Apr 28th, 2017
Jana McFarlin's volunteer work to help low-income members of Jackson's Hispanic community was recognized recently by the Tennessee Higher Education Commission. McFarlin, who volunteers with Operation Hope Neighborhood Ministries to provide a weekly meal and distribute food to needy families, received the commission's prestigious Harold Love Outstanding Community Service Award.
One of her teachers at Jackson State Community College, Associate Professor of Spanish and English Mary Wadley, nominated her for the statewide award.
McFarlin enrolled at Jackson State to take Spanish classes to better serve the community she helps week after week. A recently naturalized citizen from Brazil, McFarlin is fluent in her native Portuguese, but she still found the language barrier to be too strong.
Jackson State was more affordable than other universities and had a schedule that allowed her to keep her job at Chick-fil-A, McFarlin said. "I thought it was a good idea, so I started the process."
She took a series of tests to establish that her Brazilian education sufficiently prepared her for college in America and immersed herself in the Spanish program - even studying abroad in Spain last summer. McFarlin will graduate with her associate degree next fall and enroll in a four-year university.
She's happy with her decision to enroll at Jackson State.
"It opened my vision and understanding for art and culture from other countries; it opened my mind. College opens different perspectives and makes you see the world in a different way."
McFarlin has excelled in school and is in the honors program. She said her teachers and advisors have helped her navigate courses and campus and assisted her when she needed it. And, she said she would recommend Jackson State to anyone.
"They have great professors and a friendly environment, and you can get any assistance you need."
Wadley, one of her teachers, noticed her community service and nominated her for a Harold Love Outstanding Community Service Award.
"Every task that she undertakes is completed with diligence, initiative, integrity and humility," Wadley said. "Rain or shine, she is always there; never late and seldom absent. Ready to give her best to any task, even when no one is watching and without expecting any recognition in return, she is the epitome of true servanthood."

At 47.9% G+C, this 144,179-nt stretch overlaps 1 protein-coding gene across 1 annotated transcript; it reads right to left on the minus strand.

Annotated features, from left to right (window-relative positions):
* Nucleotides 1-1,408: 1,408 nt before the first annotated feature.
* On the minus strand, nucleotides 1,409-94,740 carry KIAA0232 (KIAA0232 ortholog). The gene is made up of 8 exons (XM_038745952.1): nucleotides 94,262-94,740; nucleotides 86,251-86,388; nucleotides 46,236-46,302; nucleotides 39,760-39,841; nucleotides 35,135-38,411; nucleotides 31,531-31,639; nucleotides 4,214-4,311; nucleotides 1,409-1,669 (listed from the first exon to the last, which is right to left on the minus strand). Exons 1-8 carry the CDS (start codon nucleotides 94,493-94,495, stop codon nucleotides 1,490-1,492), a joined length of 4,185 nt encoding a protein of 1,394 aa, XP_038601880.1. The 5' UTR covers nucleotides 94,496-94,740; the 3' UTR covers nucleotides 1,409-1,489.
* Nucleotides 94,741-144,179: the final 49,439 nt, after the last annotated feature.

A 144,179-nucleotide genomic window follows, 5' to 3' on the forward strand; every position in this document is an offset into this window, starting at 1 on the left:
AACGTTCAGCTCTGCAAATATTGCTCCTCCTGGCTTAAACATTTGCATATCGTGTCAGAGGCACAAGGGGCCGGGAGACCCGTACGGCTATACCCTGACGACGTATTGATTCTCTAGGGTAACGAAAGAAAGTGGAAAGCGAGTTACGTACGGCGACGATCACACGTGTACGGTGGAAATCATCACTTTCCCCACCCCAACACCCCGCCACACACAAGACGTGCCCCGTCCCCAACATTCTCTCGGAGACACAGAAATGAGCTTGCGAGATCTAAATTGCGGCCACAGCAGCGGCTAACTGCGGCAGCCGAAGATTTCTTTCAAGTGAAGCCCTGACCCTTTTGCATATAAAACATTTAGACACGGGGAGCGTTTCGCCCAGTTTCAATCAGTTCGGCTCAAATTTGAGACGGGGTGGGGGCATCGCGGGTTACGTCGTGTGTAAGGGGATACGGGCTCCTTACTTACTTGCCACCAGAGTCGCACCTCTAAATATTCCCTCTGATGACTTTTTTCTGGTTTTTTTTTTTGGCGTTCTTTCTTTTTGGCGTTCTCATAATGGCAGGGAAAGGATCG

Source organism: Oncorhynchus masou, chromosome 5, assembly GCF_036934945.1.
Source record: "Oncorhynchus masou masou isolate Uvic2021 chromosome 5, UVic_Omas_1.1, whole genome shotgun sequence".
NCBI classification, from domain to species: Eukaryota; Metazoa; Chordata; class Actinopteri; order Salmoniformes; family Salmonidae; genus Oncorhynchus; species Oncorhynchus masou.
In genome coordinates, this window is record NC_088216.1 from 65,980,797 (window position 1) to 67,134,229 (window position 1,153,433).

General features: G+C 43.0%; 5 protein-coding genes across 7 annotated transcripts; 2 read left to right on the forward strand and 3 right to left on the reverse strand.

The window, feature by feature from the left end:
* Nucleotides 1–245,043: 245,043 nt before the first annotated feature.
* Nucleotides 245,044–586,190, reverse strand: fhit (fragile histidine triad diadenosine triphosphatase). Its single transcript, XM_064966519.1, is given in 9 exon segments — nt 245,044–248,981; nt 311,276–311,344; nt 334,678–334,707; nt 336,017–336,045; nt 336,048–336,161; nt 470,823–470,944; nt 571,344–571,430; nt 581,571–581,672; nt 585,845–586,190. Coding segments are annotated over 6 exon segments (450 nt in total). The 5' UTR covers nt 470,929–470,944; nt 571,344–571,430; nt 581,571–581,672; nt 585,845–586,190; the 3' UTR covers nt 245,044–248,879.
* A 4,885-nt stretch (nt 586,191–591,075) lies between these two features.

The commission was convinced, and McFarlin recently went to Nashville to receive her award and a $1,000 check, which she will spend on her education. "I was thrilled," she said. "I was delighted to be able to represent and be an ambassador for Jackson State."
Her Spanish education is bearing fruit. She serves as a translator on Monday nights at La Mesa, the community-wide meal provided at the Hope Center on Hollywood Drive. She also teaches a small Hispanic group after the meal and spends Wednesday nights distributing food in a local mobile home park with more than 200 low-income Hispanic families.
She's been working with the Hispanic community through her church for almost six years. One day, she wants to put her degrees to work as a translator and teach Spanish at a college level and English-as-a-Second-Language courses. But, she'll still volunteer and continue to help the families she has grown to love.
"I saw the need, and I fell in love with it," she said. "I've started building a relationship with them, and I hope we can meet even 1 percent of the needs that they have."